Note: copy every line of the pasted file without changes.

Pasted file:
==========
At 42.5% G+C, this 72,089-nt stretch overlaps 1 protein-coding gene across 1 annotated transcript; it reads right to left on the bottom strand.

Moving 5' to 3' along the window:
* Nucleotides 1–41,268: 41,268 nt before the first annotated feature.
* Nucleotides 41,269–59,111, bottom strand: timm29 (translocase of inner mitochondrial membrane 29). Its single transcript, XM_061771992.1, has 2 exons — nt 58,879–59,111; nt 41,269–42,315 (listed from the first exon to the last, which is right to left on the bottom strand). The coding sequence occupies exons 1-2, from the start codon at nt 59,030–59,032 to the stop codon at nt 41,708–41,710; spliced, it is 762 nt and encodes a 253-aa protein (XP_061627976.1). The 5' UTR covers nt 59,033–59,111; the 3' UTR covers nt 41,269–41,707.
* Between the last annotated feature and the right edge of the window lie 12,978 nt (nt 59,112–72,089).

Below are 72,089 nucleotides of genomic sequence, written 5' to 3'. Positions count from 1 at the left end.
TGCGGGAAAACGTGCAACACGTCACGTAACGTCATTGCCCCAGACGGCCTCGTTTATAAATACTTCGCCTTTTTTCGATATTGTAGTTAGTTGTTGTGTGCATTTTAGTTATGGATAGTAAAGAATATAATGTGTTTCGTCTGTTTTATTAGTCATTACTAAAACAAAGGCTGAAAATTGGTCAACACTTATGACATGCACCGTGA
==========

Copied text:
At 42.5% G+C, this 72,089-nt stretch overlaps 1 protein-coding gene across 1 annotated transcript; it reads right to left on the bottom strand.

Moving 5' to 3' along the window:
* Nucleotides 1–41,268: 41,268 nt before the first annotated feature.
* Nucleotides 41,269–59,111, bottom strand: timm29 (translocase of inner mitochondrial membrane 29). Its single transcript, XM_061771992.1, has 2 exons — nt 58,879–59,111; nt 41,269–42,315 (listed from the first exon to the last, which is right to left on the bottom strand). The coding sequence occupies exons 1-2, from the start codon at nt 59,030–59,032 to the stop codon at nt 41,708–41,710; spliced, it is 762 nt and encodes a 253-aa protein (XP_061627976.1). The 5' UTR covers nt 59,033–59,111; the 3' UTR covers nt 41,269–41,707.
* Between the last annotated feature and the right edge of the window lie 12,978 nt (nt 59,112–72,089).

Below are 72,089 nucleotides of genomic sequence, written 5' to 3'. Positions count from 1 at the left end.
TGCGGGAAAACGTGCAACACGTCACGTAACGTCATTGCCCCAGACGGCCTCGTTTATAAATACTTCGCCTTTTTTCGATATTGTAGTTAGTTGTTGTGTGCATTTTAGTTATGGATAGTAAAGAATATAATGTGTTTCGTCTGTTTTATTAGTCATTACTAAAACAAAGGCTGAAAATTGGTCAACACTTATGACATGCACCGTGA